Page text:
Atlantoaxial Instability is a medical condition where there is excessive movement betwen the C1 and C2 bone (3). The loss of stability of the AA joint can occur as a result traumatic, inflammatory and cogenital abnormalities (4). Examples of congenital conditions include Down’s syndrome and patients with hypermobility such a Ehlers-Danlos Syndrome. To learn more about the Ehlers-Danlos syndrome and Craniocervical Instability please click here.
How Is the Atlantodens Interval Measured?
The Atlantodens Interval is the distance between the backside of the C1 bone and the front of the C2 bone. It is measured in milimeters (mm). To accurately assess the presence of Atlantoaxial Instability it is important that the radiographic study includes both flexion and extension images. Why? Traditional radiographic studies are static as they have the patient lying still typically lying flat. Instability is best evaluateed during static tests with the patient upright and flexed forward and extended back.
What Are Normal Atlantodens Interval Measurements?
The Atlantodens Interval can be measured on x-rays, CT and MRI scans. The normal ADI for adults is less than 3 mm whereas it is less than 2mm for children.
Step by Step Instructions on How to Measure the Atlantodens Interval
- Start with a good quality sagittal CT, x-ray or MRI image of the cervcial spine. AKA sideview
- Identify the C2 bone AKA dens
- Identify the front of the Atlas AKA C1 bone
4. Identify the backside of the C1 bone and draw a line. Next identify the front aspect of the C2 bone and draw a line.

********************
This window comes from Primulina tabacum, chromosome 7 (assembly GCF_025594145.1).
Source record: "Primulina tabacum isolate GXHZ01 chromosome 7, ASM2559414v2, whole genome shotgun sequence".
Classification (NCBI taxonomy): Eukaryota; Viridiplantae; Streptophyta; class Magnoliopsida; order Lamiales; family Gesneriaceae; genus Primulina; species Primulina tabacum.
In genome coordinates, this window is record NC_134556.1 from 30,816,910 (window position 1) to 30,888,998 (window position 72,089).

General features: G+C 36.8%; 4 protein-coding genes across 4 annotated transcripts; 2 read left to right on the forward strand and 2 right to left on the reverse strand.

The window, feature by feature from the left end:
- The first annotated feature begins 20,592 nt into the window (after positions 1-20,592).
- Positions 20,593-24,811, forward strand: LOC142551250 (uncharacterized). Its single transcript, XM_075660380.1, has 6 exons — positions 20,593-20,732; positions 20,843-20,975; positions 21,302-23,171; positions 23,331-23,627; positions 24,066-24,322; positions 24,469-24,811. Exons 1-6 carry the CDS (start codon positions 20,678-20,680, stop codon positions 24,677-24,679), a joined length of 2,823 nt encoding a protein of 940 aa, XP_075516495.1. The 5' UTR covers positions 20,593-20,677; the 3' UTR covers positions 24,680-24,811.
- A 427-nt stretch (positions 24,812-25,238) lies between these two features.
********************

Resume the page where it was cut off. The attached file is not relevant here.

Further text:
5. The distance between the backside of the Atlas and the front portion of the C2 is the Atllantodens Interval. It is ilustrated by the double sided arrow. It is measured in mm.
- The Atlantodens Interval also known as the Atlantodental Interval (ADI) is a radiographic measurement used in the evaluation of upper cervical spine conditions.
- The Atlantodens Interval is most commonly used in the evaluation of the Atlantoaxial Instability (AAI).
- The Atlas also known as the C1 is bone is the top bone in the neck.
- The Axis is the second bone in the neck and is also known as the C2.
- The Atlantoaxial joint is the union of the C1 and C2 bone. It’s stability is dependent upon the ligaments and muscles of the upper neck.
- The Transverse ligament is a key stabilizer and forms a seatbelt around the C2 bone.
- Most joints are classic ball socket configuration. This convex/concave configuration is inherently stable.
- The AA joint has a convex/convex configuration and is inherently unstable.
- The Atlantodens Interval is the distance between the backside of the C1 bone and the front of the C2 bone. The distance between the two is the ADI and is measured in mm.
At the Centeno-Schultz Clinic we are experts in the managment of upper cervical conditions such as Craniocervical and Atlantocervical Instability. To learn more about Atlantoaxial Instability and Craniocervical instability please download our newest book: CCI 101 by clicking here.
If you or a loved one suffers from persistent headaches, neck pain and brain fog and has not responded to conservative therapy please schedule a New Patient Evaluation. A board certified, fellowship trained physician will compassionately review your history, symptoms and radiographic studies and discuss possible treatment options.
1.Mead LB 2nd, Millhouse PW, Krystal J, Vaccaro AR. C1 fractures: a review of diagnoses, management options, and outcomes. Curr Rev Musculoskelet Med. 2016;9(3):255-262. doi:10.1007/s12178-016-9356-5.
2.Klimo P Jr, Rao G, Brockmeyer D. Congenital anomalies of the cervical spine. Neurosurg Clin N Am. 2007 Jul;18(3):463-78. doi: 10.1016/j.nec.2007.04.005. PMID: 17678749.
3.Yang SY, Boniello AJ, Poorman CE, Chang AL, Wang S, Passias PG. A review of the diagnosis and treatment of atlantoaxial dislocations. Global Spine J. 2014;4(3):197-210. doi:10.1055/s-0034-1376371
4.Subin B, Liu JF, Marshall GJ, Huang HY, Ou JH, Xu GZ. Transoral anterior decompression and fusion of chronic irreducible atlantoaxial dislocation with spinal cord compression. Spine (Phila Pa 1976). 1995 Jun 1;20(11):1233-40. doi: 10.1097/00007632-199506000-00004. PMID: 7660230.